I decided to dig deeper via Wikipedia to know more about Bar Code – Oslo. First of all, differing from the Conway blocks, the Oslo land was developed with lots of City government involvement. There was an international competition for the master plan. A number of starchitects designed iconic buildings. Big corporate occupant names are attached to the buildings. The public response runs the gamut. Many love the variety of architecture. Many hate the architectural ensemble because it is chaotic and damaging to the urban environment. Many visitors go there simply to gawk at the buildings.
I will cite my most similar experience in Hafen City, Hamburg which I first visited a decade ago when the ugly Elbphilharmonie concert building was still under construction. I returned to Hafen City last June, walked the expanding and ever-developing district, attended a concert in the still-ugly Elbphilharmonie, and generally gawked at buildings as we architects do. After a while, viewing so many attention-seeking buildings, it felt like having had too many sweet desserts in one sitting. I found myself yearning for Olde Hamburg streets with a sense of urbanity and human scale.
I believe the Conway blocks ended up being owned and developed by a small group of development companies that employed their usual go-to architecture firms. No starchitects. Naturally there are few surprises because their budgets and some prescribed design guidelines set out in the Conway master plan were the drivers. That master plan is a result of intense neighborhood involvement to transform a former parking lot desert into an integral part of NW Portland. After a decade or more, the street trees and landscaping will grow lush and soften the background buildings of the Conway district enough to almost blend with the longer established parts of NW Portland. I’ll bet that is what the neighborhood wanted.
It is interesting to me that in looking at a hundred or so images of the Bar Code area, all of them are aerial views from a distance, not one is from the sidewalk, walking around or sitting next to any of the buildings. The NW neighborhood wanted the street envelope at the Con-way/Slabtown area to work for the folks living there, and to not be given over as forecourts for a bunch of Instagrammable object buildings. No doubt some of the buildings that have been built in Slabtown could have been more adventurous, but the intent was never to build anything like an ‘exciting skyline’, but rather to try to create relaxed, comfortable vibe on the streets for everyone.
David Duncan and David Benson,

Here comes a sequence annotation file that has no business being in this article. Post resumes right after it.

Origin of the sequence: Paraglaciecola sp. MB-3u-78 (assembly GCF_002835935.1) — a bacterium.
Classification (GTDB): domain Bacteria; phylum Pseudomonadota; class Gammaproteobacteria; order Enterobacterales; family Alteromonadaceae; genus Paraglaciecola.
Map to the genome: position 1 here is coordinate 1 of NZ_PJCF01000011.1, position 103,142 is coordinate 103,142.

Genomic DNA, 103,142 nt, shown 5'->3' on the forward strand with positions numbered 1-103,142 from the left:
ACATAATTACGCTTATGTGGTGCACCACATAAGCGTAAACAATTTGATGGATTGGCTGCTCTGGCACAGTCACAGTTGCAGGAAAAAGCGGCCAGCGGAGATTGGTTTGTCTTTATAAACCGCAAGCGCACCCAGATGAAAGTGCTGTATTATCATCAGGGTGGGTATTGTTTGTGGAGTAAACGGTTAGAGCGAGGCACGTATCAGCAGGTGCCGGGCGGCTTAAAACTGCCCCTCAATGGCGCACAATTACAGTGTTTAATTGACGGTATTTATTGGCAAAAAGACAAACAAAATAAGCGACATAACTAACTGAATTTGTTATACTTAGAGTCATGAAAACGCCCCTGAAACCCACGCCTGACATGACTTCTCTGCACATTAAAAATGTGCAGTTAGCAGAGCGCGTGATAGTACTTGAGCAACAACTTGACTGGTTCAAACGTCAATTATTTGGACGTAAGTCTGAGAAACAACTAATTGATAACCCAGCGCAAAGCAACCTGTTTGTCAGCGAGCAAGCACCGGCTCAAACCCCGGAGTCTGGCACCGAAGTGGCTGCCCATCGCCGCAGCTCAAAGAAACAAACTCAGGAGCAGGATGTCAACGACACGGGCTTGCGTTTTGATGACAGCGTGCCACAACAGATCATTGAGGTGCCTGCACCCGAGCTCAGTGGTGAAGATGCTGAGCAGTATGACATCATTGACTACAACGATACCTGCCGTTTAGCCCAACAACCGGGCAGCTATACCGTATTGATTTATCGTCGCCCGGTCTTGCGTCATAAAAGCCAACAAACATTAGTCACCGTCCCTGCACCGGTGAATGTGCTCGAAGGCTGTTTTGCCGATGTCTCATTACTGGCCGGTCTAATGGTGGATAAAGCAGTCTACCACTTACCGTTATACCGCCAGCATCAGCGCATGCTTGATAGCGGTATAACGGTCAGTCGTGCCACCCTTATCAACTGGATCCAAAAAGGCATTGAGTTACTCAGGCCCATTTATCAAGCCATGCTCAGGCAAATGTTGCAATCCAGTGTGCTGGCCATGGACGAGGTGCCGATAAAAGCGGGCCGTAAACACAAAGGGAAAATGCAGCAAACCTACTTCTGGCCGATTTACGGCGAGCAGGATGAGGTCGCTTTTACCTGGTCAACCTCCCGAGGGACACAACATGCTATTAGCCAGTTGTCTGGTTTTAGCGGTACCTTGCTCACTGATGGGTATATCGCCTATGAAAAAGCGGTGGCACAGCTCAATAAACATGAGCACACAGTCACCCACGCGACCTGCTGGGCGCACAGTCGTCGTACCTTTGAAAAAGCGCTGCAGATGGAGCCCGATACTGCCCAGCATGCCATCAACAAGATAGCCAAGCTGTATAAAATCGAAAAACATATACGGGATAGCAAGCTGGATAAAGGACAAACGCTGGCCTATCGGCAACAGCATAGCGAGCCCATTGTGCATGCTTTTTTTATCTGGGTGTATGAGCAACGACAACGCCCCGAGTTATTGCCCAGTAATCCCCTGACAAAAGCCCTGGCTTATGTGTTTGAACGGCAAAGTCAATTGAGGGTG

I respectfully disagree that Slabtown or anywhere in Portland should look anything like Bar Code in Oslo.
The SERA buildings appear to be highly appropriate to this post-industrial warehouse district of which Portland has a rich history of building types and precedents to reference, relate to and build upon.
DHM refers to Hafen City in Hamburg, whose historic canal warehouse district has some excellent lessons regarding continuity and calmness in building style, material and form. While Hafen also has newer “wild and wacky” intrusions of new starchitecture, like Bar Code, those historic warehouses in Hafen show how the discipline of a sound form basis and material (all brick) results in a beautiful and richly varied districts in which the variety and richness is found at the more detailed level ….not buildings as disjointed and singular objects of each architect’s ego.
With each new building we need to compose whole neighborhood, districts and “the city” comprehensively….not singular building in competition with one another and their neighborhoods.
To echo what others have already said, I’m delighted to see your updates again! I appreciate being able to reference your informative posts in my photos.
Thank you for your time commited to this site!
So happy this site is back!
WOOHOO!! SO glad the site is back! Thank you so much for the hard work you put into this awesome little corner of cyberspace—you are a legend.
Aw yeah! Thank you for coming back online! I’ve been checking weekly for updates. Appreciate your hard work!
Currently under review by the Design Commission (April 2023) are the 12-story hollywoodHUB affordable housing project at the site of the Hollywood Transit Center and Skyview on 7th, a 15-story apartment building across the Metro Center parking structure in the Lloyd District.